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Archaeologists discover early medieval monastery in southern England

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The excavation site stands right next to the churchyard of the Holy Trinity Church in the village of Cookham

Daniel Esparza - published on 09/08/22

The once-in-a-generation discovery is one of the most extensively preserved early medieval monastic sites in all Britain.

The remains of a recently discovered 8th-century monastery in Cookham, Berkshire (in Southern England), reveal the site could have been as important as London and Southampton as a trade and production center. The excavation, led by the University of Reading, has established that the Anglo-Saxon medieval monastery in Cookham, Berkshire, “ranks alongside the most extensively preserved early monastic sites ever investigated in Britain,” as read in the note published by Medievalists.net.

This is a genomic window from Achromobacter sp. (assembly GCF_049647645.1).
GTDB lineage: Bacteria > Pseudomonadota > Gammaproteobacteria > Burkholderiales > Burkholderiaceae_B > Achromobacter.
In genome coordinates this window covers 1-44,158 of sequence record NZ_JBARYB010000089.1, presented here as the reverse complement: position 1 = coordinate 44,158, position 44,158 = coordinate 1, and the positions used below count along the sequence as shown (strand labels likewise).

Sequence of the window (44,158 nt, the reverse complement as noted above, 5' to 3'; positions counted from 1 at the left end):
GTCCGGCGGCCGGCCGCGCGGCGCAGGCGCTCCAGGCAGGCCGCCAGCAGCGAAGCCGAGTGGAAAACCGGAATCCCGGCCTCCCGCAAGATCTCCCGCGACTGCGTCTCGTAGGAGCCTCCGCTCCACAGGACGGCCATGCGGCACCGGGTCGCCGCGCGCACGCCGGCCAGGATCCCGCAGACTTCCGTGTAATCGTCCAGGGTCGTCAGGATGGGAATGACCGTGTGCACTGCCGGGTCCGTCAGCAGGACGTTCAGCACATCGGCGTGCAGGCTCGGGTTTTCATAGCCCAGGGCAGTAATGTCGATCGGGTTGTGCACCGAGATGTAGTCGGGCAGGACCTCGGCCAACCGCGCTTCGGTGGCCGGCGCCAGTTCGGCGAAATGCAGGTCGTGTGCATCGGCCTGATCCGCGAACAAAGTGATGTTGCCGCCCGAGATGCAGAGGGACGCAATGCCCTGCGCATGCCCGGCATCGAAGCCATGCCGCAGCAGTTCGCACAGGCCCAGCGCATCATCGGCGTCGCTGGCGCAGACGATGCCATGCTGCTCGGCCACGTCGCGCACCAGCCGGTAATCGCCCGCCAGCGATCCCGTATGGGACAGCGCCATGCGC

The well-preserved infrastructure includes a waterside loading area, workshops for industrial activities, and bread ovens. The findings suggest that the medieval monastery used the neighboring river as a trade route, importing and exporting diverse goods and materials to sustain the monks and the neighboring villagers alike.

According to Medievalists.net, Dr. Gabor Thomas, the lead archaeologist of the excavation, described this finding as “a once-in-a-generation archaeological discovery.” “We have not just rediscovered the location of this monastery but shown that it’s in a remarkable state of preservation. We have uncovered a densely occupied riverside trading and production zone, complete with streets and loading areas.  This level of infrastructure and planning is surprising and compares with larger trading and production sites known as ‘wics’ that were the only towns of the period.”

The excavation site stands right next to the churchyard of the Holy Trinity Church in the village of Cookham. Seemingly abandoned towards the end of the 9th century, the monastery reached its peak during the reign of Anglo-Saxon queen Cynethryth of Mercia.

You can learn more about this find by visiting this link.

Tags:
ArchaeologyEngland
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